There are many neglected diseases out there but not many as prevalent or as ravaging as visceral leishmaniasis, also known as black fever or kala azar — the ‘parasitic version of AIDS.’
Scientists at Seattle’s Infectious Disease Research Institute will soon begin testing an experimental vaccine they have designed to work against the most deadly form of this common parasitic disease spread by the bite of sand flies.
Leishmaniasis, in both its cutaneous (surface of the skin) and visceral (internal organ) forms, infects an estimated half million people every year on every continent except Australia and Antarctica. It is the second most common parasitic disease after malaria, but has until recently gotten little attention as a major global health problem.
Because the parasite attacks blood cells, immune system cells and also invades organs and bone marrow much like HIV, visceral leishmaniasis is sometimes called ‘parasitic AIDS.’
“Visceral leishmaniasis is a persistent and deadly global health problem,” said Steve Reed, IDRI founder and Chief Scientific Officer, who led the over twenty years of preclinical vaccine work. “Our partnership with India will speed the development of an effective vaccine and accelerate its control.”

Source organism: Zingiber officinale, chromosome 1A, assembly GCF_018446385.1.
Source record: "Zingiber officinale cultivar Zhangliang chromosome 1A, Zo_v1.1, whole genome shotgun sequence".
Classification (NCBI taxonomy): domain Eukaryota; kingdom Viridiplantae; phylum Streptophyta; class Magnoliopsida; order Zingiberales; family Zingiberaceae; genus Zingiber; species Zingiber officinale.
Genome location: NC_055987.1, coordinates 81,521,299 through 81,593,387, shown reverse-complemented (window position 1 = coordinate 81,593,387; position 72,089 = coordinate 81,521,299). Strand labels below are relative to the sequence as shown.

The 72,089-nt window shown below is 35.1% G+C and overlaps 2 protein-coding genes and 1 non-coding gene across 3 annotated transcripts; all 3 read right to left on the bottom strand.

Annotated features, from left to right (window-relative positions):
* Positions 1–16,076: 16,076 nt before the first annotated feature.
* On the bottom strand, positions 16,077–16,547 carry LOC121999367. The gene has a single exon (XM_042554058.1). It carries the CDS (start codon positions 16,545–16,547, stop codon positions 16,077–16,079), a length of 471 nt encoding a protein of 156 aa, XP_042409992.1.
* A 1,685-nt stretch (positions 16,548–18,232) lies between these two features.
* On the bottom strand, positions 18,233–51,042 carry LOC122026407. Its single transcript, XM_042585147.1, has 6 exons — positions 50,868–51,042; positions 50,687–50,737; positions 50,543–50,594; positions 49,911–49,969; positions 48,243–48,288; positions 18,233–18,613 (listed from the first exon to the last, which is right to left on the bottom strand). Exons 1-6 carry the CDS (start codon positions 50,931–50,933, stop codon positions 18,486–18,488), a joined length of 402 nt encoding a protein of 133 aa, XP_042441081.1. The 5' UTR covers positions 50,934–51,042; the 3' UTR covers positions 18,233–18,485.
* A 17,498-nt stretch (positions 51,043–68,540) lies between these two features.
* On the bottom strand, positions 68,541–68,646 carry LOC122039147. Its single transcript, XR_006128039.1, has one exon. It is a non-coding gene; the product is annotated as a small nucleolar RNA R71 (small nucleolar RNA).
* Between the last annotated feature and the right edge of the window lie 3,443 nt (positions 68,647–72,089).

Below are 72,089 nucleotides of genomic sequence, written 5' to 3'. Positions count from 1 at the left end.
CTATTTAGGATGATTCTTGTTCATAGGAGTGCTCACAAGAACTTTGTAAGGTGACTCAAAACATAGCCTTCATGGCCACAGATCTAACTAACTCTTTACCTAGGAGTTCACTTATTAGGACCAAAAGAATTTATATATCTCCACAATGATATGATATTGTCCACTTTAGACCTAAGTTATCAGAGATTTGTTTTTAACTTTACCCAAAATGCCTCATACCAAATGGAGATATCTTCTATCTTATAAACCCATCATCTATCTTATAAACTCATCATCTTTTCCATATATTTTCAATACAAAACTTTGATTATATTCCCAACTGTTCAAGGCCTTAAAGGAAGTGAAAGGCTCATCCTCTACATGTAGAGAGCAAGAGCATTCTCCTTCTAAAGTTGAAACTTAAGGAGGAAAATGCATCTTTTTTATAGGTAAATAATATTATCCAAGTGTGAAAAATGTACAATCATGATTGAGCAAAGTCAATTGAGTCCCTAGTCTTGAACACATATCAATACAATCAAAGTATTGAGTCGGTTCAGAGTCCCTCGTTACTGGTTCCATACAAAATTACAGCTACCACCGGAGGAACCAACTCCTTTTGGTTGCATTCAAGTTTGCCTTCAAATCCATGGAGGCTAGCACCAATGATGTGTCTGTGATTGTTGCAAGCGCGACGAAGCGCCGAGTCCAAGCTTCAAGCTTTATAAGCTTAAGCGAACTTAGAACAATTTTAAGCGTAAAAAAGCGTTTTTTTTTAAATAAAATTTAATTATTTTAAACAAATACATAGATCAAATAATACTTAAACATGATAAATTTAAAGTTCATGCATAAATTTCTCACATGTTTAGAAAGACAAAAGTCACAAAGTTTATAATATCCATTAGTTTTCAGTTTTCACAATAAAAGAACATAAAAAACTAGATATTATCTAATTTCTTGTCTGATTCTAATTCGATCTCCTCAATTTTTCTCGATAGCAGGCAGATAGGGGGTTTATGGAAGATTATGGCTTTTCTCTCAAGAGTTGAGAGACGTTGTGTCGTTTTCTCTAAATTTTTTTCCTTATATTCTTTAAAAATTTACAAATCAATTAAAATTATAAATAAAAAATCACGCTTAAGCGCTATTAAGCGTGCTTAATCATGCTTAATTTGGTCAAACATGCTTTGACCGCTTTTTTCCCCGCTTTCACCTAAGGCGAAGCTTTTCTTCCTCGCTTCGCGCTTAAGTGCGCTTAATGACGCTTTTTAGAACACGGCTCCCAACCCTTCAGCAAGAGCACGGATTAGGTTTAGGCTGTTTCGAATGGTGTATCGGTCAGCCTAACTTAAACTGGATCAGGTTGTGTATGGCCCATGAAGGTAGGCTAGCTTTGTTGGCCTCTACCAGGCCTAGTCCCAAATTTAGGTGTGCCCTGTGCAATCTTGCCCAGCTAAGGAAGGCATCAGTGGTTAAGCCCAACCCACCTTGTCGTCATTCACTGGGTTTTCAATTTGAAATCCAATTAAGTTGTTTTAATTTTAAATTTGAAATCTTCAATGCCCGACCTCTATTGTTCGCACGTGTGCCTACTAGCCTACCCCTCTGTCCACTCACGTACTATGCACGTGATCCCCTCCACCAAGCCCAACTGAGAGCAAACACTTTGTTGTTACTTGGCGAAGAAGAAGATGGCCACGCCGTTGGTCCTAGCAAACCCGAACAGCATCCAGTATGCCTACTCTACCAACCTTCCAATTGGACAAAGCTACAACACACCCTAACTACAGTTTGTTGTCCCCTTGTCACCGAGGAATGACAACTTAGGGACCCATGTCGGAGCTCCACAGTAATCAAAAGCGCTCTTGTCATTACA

The vaccine against visceral leishmaniasis (VL) that IDRI has created will be tested first for safety on 36 volunteers in Seattle and then the Phase I study will be expanded to sites in India, which suffers from a disproportionately high caseload of the disease.
The non-profit Seattle-based research organization has been working on leishmaniasis for decades but received a major boost in 2006 when the Bill & Melinda Gates Foundation awarded IDRI $32 million to find a vaccine against VL, kala azar.
As part of the grant, the Gates Foundation requires research organizations also develop a plan to make vaccines or drugs affordable in poor countries.
To reduce costs of the new vaccine, should it prove effective, IDRI is transferring its vaccine technology to an Indian drug firm, Gennova Biopharmaceuticals. Gennova has already opened a vaccine development center in Pune, India, where the company is based.
“With this clinical trial, we hope to launch a new era in the fight against Visceral Leishmaniasis,” said Franco Piazza, Medical Director at IDRI and leader of the vaccine’s clinical development. “For the first time, an advanced vaccine to prevent this devastating disease is being tested in people.”
While leishmaniasis is treatable today, the treatments are fairly toxic, cumbersome and often too expensive to use in poor communities. Some 500,000 people get infected every year, with an estimate 50,000 deaths per year, and the disease appears to be spreading.
Just as with mosquitoes, sand flies that carry the parasite appear to be expanding their range worldwide due to climate change, migration and other global changes.